If you hadn't already heard have of Zoom Video Communications, there is a decent chance you’ve made its acquaintance over the past few weeks.
Millions of people are now working from home as part of the intensifying fight against the coronavirus outbreak. In addition to using the video conference for work, many are also tapping it to hold virtual playdates for their kids and virtual happy hours with friends and family banned from gathering in public places.
The crisis has cast a spotlight on Zoom, a company founded nine years ago by its CEO Eric Yuan after he defected from Cisco Systems and took about 40 engineers with him. He wanted to refine a concept he first dreamed up during the 1990s as a college student in China, when he dreaded the 10-hour train trips to see his then-girlfriend, now his wife.
Now Zoom is booming, just 11 months after it made its debut on the stock market. While the Standard & Poor's 500 index has fallen by 25% since its record high on Feb. 19, Zoom's stock has soared 46% as investors bet on its service becoming a mainstream staple in life after the coronavirus.
Yuan, 50, recently spoke to The Associated Press during an interview conducted on Zoom. The conversation has been edited for clarity and length.
Q: Are these strange times providing a glimpse at how we are going to be working and living in the future?
A: I hope this crisis can be over very, very soon, but one one thing I know for sure is that companies will learn this is the way to work. I am pretty sure almost every company will be thinking about it and say, “Hey, maybe working from home makes sense," and maybe let every employee work from home, maybe once a week. Previously, a lot of businesses didn't even want to try.
Q: Do you think we will find out that people can be more productive at home?
A: It’s too early to tell whether it’s more productive or less productive, at least for me. I am finding I have even more meetings, and every day I miss the launch time, so I am also learning how to adapt to all this working from home.
Q: Zoom primarily has been used by businesses. Are you discovering new social applications now that people are using it to virtually hang out too?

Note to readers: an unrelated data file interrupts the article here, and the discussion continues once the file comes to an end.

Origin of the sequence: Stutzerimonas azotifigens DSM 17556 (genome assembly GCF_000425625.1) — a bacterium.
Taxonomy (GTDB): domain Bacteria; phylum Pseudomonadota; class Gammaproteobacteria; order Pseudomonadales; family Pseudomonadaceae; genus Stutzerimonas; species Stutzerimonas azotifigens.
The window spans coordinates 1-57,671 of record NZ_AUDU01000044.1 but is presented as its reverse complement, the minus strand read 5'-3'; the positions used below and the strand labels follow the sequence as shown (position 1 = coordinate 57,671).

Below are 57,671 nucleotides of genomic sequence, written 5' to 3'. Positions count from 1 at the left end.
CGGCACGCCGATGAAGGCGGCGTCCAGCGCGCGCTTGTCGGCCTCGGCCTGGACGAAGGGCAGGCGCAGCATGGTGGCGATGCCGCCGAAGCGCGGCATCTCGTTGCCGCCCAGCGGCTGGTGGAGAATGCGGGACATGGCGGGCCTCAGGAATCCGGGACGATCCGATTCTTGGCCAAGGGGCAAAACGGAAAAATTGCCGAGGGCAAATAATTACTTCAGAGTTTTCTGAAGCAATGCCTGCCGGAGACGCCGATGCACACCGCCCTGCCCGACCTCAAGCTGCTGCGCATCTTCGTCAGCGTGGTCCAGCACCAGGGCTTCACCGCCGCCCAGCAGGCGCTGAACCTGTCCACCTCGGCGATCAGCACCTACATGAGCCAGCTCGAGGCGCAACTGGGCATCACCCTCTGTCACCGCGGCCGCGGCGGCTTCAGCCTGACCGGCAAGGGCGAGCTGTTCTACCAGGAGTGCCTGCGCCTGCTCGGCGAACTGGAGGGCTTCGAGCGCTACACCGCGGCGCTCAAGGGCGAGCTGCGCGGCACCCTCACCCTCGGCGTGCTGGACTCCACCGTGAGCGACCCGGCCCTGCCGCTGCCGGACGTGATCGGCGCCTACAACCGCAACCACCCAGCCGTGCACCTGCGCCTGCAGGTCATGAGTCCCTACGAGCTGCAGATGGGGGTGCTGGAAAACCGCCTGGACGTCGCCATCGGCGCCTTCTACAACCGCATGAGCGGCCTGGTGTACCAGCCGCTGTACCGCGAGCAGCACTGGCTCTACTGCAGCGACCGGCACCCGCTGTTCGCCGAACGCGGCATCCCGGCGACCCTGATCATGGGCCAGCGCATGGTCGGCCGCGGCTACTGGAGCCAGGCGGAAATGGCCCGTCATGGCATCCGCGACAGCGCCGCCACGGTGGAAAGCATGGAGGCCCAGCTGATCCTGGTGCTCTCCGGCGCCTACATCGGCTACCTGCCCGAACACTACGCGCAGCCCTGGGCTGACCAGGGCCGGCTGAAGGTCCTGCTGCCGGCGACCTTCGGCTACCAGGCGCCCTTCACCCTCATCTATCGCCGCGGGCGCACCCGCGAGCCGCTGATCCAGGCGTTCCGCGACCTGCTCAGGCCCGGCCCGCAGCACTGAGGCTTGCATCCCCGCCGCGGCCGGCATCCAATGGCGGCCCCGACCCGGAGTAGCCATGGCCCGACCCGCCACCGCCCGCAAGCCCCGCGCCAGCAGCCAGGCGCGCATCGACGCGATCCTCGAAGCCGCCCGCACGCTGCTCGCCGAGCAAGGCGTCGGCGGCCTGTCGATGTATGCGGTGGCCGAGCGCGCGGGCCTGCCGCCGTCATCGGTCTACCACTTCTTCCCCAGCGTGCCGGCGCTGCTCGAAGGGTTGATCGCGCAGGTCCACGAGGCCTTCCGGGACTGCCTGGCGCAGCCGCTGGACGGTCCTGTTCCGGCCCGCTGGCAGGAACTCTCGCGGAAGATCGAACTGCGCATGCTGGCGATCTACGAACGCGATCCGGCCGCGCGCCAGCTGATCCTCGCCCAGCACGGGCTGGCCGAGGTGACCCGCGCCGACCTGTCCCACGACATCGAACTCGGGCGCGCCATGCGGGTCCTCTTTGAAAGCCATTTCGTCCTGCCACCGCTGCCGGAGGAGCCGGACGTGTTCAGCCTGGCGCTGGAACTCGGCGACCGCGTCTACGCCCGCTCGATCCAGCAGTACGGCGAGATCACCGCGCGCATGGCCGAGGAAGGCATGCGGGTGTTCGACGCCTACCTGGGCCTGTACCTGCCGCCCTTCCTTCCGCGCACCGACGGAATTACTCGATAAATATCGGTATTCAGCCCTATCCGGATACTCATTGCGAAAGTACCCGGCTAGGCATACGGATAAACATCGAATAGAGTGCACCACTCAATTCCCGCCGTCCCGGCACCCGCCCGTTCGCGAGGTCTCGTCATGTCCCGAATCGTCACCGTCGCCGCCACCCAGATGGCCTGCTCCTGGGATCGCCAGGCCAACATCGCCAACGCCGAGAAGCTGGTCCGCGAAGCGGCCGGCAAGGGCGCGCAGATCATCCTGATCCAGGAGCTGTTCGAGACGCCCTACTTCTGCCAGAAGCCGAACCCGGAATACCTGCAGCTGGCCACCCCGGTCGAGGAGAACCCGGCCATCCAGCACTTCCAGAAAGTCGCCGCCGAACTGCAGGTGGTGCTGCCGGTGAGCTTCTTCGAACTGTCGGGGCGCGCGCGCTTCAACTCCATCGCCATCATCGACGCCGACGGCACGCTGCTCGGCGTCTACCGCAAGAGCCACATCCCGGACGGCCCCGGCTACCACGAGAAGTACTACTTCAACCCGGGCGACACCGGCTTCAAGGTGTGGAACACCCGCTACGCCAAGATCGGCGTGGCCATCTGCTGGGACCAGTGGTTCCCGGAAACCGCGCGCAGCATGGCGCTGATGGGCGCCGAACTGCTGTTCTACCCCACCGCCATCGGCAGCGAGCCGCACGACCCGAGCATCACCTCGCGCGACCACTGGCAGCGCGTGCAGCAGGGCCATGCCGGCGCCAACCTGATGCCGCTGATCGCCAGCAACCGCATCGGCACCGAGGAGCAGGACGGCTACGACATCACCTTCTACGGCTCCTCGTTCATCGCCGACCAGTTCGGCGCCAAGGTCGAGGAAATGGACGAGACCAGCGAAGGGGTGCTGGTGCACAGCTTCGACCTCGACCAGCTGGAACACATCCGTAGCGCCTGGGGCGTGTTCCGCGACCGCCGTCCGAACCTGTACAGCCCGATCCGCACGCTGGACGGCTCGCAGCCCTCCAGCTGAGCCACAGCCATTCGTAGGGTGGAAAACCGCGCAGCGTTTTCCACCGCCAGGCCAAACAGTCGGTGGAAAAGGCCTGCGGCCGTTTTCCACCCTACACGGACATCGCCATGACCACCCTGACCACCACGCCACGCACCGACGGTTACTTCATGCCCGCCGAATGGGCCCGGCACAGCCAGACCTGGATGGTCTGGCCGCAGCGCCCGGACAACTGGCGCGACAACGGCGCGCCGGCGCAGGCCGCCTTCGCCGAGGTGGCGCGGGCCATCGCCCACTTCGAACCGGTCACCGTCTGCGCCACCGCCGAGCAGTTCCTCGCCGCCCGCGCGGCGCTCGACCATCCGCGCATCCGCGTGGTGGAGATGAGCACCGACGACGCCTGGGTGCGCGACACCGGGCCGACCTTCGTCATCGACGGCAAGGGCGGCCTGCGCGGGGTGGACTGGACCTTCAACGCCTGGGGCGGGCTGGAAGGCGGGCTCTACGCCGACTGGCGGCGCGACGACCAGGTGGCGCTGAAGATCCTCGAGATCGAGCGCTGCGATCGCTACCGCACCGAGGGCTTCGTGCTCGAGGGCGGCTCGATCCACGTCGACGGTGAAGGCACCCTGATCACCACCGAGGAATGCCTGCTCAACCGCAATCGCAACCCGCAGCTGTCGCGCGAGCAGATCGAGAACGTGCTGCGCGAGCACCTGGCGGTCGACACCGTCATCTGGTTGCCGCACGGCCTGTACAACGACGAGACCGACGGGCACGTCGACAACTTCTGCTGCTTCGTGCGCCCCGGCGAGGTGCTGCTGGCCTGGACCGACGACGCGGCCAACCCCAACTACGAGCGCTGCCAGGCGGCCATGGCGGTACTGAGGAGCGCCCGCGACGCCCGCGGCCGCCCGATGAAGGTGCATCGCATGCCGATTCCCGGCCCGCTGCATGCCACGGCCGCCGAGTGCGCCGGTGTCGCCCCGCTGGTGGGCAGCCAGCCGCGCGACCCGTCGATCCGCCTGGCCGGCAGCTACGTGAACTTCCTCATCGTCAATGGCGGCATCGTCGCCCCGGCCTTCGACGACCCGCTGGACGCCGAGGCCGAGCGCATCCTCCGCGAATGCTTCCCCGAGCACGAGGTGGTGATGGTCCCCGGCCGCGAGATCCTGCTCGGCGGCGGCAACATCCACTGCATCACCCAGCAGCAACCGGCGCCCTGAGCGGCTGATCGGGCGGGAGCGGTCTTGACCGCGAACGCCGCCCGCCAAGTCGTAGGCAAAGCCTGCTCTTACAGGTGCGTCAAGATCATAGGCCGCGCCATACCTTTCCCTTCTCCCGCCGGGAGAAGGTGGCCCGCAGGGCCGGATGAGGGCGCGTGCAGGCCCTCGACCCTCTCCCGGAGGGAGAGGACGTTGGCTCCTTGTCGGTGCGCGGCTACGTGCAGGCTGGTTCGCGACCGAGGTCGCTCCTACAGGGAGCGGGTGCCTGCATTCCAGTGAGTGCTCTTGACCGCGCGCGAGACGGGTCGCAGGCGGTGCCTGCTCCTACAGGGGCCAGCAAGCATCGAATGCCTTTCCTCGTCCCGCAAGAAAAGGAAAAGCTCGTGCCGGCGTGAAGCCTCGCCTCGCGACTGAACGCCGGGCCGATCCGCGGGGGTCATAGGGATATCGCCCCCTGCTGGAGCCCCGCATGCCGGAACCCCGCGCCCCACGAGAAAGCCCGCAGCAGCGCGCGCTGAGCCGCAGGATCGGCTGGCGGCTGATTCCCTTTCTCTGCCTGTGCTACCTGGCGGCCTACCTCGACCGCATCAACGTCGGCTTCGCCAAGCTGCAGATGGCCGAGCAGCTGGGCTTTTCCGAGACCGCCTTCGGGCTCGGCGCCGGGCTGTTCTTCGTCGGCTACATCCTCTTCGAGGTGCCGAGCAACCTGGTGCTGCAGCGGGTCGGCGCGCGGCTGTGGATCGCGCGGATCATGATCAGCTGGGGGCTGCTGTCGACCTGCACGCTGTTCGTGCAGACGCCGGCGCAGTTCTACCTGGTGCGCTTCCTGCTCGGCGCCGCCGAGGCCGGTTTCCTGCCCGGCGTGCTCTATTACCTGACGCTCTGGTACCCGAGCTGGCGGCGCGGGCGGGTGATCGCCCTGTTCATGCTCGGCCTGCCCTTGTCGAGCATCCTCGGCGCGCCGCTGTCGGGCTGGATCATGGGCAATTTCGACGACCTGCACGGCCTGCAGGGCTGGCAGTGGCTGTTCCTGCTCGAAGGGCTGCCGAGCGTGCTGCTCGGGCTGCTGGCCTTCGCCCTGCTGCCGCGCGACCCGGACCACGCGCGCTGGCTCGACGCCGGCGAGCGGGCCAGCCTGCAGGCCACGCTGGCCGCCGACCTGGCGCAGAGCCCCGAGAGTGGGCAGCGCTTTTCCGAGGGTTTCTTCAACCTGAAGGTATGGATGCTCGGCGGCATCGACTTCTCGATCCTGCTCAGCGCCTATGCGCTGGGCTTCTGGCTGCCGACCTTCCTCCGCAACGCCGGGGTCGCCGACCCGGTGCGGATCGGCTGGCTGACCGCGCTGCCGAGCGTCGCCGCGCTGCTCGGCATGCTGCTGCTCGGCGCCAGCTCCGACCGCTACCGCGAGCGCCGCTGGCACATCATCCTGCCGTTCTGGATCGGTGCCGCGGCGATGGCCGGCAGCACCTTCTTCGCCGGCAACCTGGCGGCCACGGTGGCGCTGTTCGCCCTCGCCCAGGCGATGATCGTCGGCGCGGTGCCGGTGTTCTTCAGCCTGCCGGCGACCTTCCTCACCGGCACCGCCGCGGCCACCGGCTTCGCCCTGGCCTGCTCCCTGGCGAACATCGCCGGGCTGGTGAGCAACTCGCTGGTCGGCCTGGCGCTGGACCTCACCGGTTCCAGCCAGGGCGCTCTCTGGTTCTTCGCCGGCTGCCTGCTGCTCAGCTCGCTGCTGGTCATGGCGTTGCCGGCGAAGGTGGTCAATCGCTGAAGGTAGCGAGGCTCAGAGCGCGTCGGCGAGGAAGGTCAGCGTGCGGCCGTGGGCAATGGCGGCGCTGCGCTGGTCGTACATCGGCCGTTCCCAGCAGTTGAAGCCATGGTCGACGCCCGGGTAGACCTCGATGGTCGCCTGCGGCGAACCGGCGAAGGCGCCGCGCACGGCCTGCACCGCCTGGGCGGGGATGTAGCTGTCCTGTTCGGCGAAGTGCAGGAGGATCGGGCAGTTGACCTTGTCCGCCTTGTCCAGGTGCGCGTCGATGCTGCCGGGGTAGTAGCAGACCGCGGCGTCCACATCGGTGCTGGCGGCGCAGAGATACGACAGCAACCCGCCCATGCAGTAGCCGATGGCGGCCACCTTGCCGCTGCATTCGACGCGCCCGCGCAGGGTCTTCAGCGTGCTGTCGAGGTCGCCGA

A: That is not our intention. But kids are pretty smart, they always figure out new use cases. There are some very cool consumer use cases. For now, I am just telling my team and reminding myself this is a very critical time because we are in a crisis. So we are focusing on two things: To serve our existing customers and make sure our service is always great quality and is always up. The second thing is how can we help the local community, like the K-12 schools, handle this crisis. Anything else, I told our team, that's just a distraction.
Q: Zoom's stock has been soaring while most of the market has been plunging. How are you managing that?
A: It's good that I am 50 now. If you had asked me this question when I was 25, I would tell you, “Yes, we are very excited about the stock price!” But, now, seriously, I can tell you the truth, it don’t matter. So the stock is up, it’s good for our investors. If it’s down, we keep working hard. I really do not focus on the stock price.
Q: Do you still see personal, physical interaction as an important element in society?
A: I think for the foreseeable future, that’s absolutely right. We still haven't been able to have cool features like a virtual hug that you can actually feel. We talk about that, but we don’t have that. Or when you drink tea or coffee, with one click you can digitize a smell. Those features will be available with AR (augmented reality) technology, but for now it’s too early. That’s why you have to have the personal interactions.